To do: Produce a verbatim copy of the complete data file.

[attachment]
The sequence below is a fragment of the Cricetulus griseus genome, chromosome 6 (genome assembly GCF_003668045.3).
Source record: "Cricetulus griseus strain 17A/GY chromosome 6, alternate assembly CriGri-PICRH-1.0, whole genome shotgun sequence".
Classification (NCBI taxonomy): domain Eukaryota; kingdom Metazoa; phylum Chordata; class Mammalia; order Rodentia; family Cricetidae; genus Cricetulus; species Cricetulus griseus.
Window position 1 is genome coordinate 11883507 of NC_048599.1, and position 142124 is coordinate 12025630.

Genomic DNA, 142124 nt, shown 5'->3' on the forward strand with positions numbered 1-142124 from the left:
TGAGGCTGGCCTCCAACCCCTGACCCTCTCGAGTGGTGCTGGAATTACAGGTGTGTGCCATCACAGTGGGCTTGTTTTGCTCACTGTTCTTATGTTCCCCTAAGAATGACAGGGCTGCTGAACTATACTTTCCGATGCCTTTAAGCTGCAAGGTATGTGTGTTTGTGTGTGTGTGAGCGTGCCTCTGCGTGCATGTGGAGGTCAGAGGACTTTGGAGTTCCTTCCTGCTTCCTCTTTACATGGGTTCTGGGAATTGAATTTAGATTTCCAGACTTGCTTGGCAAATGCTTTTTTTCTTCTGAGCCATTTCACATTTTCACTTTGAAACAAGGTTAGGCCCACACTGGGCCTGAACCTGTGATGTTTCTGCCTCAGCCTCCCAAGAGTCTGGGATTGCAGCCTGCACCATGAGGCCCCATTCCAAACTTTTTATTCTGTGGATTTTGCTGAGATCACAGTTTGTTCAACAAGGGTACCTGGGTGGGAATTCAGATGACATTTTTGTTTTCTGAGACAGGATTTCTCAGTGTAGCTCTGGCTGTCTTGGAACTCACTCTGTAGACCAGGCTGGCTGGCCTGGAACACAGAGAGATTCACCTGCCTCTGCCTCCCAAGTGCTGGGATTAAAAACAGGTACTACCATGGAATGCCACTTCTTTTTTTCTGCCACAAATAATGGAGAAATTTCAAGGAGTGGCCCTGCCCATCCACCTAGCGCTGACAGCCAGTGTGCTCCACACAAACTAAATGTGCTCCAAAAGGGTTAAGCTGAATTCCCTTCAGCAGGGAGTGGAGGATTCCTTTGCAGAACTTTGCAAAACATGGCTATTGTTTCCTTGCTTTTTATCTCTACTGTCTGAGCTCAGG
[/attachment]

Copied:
The sequence below is a fragment of the Cricetulus griseus genome, chromosome 6 (genome assembly GCF_003668045.3).
Source record: "Cricetulus griseus strain 17A/GY chromosome 6, alternate assembly CriGri-PICRH-1.0, whole genome shotgun sequence".
Classification (NCBI taxonomy): domain Eukaryota; kingdom Metazoa; phylum Chordata; class Mammalia; order Rodentia; family Cricetidae; genus Cricetulus; species Cricetulus griseus.
Window position 1 is genome coordinate 11883507 of NC_048599.1, and position 142124 is coordinate 12025630.

Genomic DNA, 142124 nt, shown 5'->3' on the forward strand with positions numbered 1-142124 from the left:
TGAGGCTGGCCTCCAACCCCTGACCCTCTCGAGTGGTGCTGGAATTACAGGTGTGTGCCATCACAGTGGGCTTGTTTTGCTCACTGTTCTTATGTTCCCCTAAGAATGACAGGGCTGCTGAACTATACTTTCCGATGCCTTTAAGCTGCAAGGTATGTGTGTTTGTGTGTGTGTGAGCGTGCCTCTGCGTGCATGTGGAGGTCAGAGGACTTTGGAGTTCCTTCCTGCTTCCTCTTTACATGGGTTCTGGGAATTGAATTTAGATTTCCAGACTTGCTTGGCAAATGCTTTTTTTCTTCTGAGCCATTTCACATTTTCACTTTGAAACAAGGTTAGGCCCACACTGGGCCTGAACCTGTGATGTTTCTGCCTCAGCCTCCCAAGAGTCTGGGATTGCAGCCTGCACCATGAGGCCCCATTCCAAACTTTTTATTCTGTGGATTTTGCTGAGATCACAGTTTGTTCAACAAGGGTACCTGGGTGGGAATTCAGATGACATTTTTGTTTTCTGAGACAGGATTTCTCAGTGTAGCTCTGGCTGTCTTGGAACTCACTCTGTAGACCAGGCTGGCTGGCCTGGAACACAGAGAGATTCACCTGCCTCTGCCTCCCAAGTGCTGGGATTAAAAACAGGTACTACCATGGAATGCCACTTCTTTTTTTCTGCCACAAATAATGGAGAAATTTCAAGGAGTGGCCCTGCCCATCCACCTAGCGCTGACAGCCAGTGTGCTCCACACAAACTAAATGTGCTCCAAAAGGGTTAAGCTGAATTCCCTTCAGCAGGGAGTGGAGGATTCCTTTGCAGAACTTTGCAAAACATGGCTATTGTTTCCTTGCTTTTTATCTCTACTGTCTGAGCTCAGG